Leadership Feb, 2024

The World Economic Forum 2024: A Round Up


January—synonymous with new year’s resolutions, good intentions and the annual World Economic Forum.

A quick walk through the history of WEF

Founded in 1971, this international not-for-profit organisation was established by Swiss-German economist and professor, Klaus Schwab to foster global cooperation on political, social, and economic issues.

With the mission statement “committed to improving the state of the world”, WEF’s aim was to unite public and private sectors to discuss and brainstorm potential solutions to global issues.

Davos comes with a sizable price tag. While it is free for WEF members to attend, WEF membership is reportedly £52,000. Tickets cost around £20,000, if you’re lucky enough to be selected to receive an invite.

Past achievements

In 1988, an agreement signed at the meeting, known as the Davos Declaration, was credited with helping Turkey and Greece step back from the brink of an armed conflict.

Again, in 1992, Nelson Mandela and then South African president FW de Klerk made their first joint appearance together on the international stage at Davos, arguably a significant step towards ending apartheid. The pair won the Nobel Peace Prize the following year.

In 2000, the Global Alliance for Vaccines and Immunisation (Gavi) was launched at Davos and as a result has since improved access to vaccines for millions and contributed to the vaccination of 760 million children worldwide.

This year’s guestlist

Attending this summit of the world’s global elite, there were 3,000 participants including 1,600 business leaders, 350 heads of state, government ministers, academics, civil society leaders and entrepreneurs.

Among the 60 heads of state or government and 40 foreign ministers was Ukrainian President Volodymyr Zelenskyy, making his first appearance since the beginning of the war in Ukraine.

French President Emmanuel Macron, United Nations Secretary-General António Guterres and UK politicians including Keir Starmer, Jeremy Hunt and Rachel Reeves were also in attendance.

The 1,800 business participants consisted of circa 800 CEOs or board chairs and included WEF mainstays, Marc Benioff from Salesforce, Vas Narasimhan from Novartis, and Mark Schneider, CEO of Nestlé.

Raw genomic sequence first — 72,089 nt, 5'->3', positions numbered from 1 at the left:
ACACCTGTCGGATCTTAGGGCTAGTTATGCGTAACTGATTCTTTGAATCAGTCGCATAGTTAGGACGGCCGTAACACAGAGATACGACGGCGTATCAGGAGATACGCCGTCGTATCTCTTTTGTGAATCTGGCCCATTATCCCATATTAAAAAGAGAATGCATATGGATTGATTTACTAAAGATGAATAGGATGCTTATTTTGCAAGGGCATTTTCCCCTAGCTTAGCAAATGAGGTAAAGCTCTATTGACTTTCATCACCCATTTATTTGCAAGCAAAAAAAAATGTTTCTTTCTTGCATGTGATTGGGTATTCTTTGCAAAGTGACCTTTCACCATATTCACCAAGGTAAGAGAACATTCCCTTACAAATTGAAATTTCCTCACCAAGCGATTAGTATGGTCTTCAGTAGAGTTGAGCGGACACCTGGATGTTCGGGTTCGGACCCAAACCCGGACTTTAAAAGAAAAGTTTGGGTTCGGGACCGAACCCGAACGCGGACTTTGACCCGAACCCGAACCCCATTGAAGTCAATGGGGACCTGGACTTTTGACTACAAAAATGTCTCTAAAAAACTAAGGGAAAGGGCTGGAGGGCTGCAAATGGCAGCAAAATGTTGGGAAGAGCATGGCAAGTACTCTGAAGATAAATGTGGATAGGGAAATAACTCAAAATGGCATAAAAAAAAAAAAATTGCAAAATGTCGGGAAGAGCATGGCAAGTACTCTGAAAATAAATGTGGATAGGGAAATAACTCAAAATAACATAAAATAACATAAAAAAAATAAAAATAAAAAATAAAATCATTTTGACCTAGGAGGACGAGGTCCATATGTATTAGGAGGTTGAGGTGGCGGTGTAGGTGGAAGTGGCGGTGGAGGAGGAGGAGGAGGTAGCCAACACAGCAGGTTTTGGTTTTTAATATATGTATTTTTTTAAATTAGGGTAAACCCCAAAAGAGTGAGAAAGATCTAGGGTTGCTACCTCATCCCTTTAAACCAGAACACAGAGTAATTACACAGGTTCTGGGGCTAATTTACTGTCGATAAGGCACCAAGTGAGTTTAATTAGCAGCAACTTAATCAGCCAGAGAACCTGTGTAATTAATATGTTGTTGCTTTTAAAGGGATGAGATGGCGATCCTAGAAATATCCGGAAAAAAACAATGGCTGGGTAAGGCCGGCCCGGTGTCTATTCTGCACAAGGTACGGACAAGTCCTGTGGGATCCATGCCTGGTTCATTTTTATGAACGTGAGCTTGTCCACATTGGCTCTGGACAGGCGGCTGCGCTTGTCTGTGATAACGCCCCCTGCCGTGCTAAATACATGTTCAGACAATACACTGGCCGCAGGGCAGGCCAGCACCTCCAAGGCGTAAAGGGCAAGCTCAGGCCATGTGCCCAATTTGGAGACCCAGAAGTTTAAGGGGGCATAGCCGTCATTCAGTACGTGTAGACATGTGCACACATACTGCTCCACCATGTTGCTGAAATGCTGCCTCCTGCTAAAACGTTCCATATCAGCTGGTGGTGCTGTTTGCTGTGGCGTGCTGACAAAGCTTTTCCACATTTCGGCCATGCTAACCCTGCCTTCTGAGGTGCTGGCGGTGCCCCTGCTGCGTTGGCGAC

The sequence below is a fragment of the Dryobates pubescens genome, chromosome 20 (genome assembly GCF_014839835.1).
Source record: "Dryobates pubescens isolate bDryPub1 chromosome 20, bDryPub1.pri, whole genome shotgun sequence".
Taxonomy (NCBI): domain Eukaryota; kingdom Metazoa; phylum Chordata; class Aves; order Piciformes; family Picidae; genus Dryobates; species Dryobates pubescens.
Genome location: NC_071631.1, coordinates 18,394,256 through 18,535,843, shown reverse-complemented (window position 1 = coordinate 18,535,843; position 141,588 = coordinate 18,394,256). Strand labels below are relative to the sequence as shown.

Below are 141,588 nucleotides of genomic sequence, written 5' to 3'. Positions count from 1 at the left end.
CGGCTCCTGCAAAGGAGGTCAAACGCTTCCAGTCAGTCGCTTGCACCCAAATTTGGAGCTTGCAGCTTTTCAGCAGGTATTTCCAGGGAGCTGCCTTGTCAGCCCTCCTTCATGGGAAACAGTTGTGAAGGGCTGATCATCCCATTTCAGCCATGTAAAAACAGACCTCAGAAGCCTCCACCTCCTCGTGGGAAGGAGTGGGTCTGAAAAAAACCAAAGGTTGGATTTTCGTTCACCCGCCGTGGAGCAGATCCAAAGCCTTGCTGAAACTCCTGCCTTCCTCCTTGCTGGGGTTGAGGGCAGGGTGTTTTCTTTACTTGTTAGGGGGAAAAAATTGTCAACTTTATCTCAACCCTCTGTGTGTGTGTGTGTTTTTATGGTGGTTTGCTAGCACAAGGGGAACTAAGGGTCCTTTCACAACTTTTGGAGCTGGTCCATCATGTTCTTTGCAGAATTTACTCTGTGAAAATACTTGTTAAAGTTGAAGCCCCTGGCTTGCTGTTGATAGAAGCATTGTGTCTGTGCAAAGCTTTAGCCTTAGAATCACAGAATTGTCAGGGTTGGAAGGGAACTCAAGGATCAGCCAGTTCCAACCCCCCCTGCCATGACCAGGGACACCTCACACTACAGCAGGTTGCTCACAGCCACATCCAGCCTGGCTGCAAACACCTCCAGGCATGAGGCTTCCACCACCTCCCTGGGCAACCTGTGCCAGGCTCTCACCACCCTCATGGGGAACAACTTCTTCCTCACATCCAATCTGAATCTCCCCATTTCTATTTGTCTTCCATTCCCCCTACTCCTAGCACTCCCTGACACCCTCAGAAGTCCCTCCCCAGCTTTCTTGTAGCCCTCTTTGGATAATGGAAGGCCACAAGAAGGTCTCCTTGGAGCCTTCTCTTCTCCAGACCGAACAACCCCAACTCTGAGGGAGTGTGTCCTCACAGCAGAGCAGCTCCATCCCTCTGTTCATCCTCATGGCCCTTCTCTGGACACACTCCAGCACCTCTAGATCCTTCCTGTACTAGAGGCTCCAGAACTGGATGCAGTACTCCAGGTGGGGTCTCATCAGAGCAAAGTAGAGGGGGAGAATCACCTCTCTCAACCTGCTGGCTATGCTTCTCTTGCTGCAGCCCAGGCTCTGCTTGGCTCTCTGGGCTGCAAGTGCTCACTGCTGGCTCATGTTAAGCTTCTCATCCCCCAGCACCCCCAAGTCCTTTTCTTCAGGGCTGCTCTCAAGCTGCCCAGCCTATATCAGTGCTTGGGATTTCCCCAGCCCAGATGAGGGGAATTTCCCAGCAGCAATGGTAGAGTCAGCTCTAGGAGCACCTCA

Sergio Ermotti, CEO of UBS Group spoke at a workshop about whether banks are ready for the future – a timely discussion considering it’s been less than a year after UBS’s takeover of Credit Suisse in a deal coordinated by the Swiss government.

The CEOs that were tipped to attract the most attention were leading tech pioneers such as OpenAI founder Sam Altman and DeepLearning.AI CEO Jack Hidary.

The agenda

The theme of this year’s event was ‘Rebuilding trust’ which focused on the cornerstones of driving trust—transparency, consistency and accountability.

The jam packed event schedule consisted of over 450 sessions and workshops and the launch of over 50 high-impact initiatives across the following four areas:

  • Advancements in artificial intelligence and its governance
  • Climate, nature and energy
  • Economic growth and trade
  • People, equity and human development

What topics took centre stage in the discussion?

The conflict in Gaza, Israel and Ukraine weighed heavily on attendees’ minds with WEF commenting“this year’s meeting convened against the most complex geopolitical and geoeconomic backdrop in decades, making the need for purpose-driven, impactful action all the more important.”

Also being mulled over was WEF’s latest survey of chief economists, conducted in November and December, where 56% said they expect the global economy to weaken this year.